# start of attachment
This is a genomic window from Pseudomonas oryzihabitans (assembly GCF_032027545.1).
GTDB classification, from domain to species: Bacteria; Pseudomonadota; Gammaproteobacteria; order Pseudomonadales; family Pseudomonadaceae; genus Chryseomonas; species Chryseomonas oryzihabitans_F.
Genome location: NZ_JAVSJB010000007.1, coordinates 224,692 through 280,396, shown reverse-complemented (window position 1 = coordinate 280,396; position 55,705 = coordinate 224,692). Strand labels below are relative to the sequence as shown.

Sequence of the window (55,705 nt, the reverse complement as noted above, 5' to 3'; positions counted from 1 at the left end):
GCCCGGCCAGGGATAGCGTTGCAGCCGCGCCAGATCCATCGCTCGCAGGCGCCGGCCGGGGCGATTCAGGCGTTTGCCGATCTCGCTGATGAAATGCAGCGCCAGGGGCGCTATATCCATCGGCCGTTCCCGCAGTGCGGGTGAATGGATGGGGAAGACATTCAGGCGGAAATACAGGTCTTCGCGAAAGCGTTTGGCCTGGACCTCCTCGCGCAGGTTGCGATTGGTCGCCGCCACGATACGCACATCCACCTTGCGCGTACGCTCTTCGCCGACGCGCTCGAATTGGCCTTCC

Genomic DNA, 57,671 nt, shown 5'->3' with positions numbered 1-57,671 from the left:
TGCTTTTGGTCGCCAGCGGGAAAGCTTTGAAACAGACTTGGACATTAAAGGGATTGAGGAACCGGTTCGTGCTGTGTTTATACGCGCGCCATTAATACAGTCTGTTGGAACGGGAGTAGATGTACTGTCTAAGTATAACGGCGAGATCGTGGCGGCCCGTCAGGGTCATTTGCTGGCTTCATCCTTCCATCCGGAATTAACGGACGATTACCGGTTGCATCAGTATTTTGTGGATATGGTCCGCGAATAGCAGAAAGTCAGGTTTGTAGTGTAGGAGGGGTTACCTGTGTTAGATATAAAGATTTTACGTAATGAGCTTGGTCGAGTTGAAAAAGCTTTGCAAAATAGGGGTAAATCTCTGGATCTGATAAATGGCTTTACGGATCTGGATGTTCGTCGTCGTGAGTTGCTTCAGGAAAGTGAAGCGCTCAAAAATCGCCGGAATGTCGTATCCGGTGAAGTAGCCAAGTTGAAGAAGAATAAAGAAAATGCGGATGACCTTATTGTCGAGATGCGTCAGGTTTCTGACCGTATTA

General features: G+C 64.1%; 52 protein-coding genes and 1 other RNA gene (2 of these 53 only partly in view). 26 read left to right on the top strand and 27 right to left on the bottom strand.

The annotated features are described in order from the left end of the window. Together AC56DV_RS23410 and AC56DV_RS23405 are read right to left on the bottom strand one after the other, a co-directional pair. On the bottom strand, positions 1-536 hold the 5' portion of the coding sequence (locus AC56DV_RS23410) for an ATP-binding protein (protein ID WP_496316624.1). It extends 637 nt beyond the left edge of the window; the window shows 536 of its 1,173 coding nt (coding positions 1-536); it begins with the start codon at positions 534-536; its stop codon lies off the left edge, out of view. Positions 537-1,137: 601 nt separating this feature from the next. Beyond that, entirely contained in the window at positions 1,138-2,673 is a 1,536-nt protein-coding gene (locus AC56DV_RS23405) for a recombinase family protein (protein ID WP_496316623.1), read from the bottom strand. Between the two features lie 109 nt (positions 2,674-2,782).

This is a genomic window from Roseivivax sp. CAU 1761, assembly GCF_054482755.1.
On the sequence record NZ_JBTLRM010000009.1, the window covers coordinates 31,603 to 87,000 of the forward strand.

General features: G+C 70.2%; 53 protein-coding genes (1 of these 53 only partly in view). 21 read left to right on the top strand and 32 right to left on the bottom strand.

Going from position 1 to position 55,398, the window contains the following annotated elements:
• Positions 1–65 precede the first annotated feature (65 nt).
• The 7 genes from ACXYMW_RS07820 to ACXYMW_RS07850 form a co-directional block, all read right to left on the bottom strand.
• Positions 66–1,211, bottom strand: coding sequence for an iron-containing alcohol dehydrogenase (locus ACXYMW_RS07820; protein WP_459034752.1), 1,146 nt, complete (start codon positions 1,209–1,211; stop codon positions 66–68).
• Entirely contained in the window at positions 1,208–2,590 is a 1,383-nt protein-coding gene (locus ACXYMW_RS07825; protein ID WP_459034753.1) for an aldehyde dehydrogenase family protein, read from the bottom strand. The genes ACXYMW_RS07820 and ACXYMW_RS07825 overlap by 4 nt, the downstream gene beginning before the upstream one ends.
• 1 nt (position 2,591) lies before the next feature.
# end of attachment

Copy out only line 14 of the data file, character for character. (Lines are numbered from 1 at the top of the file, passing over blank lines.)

• Positions 1–65 precede the first annotated feature (65 nt).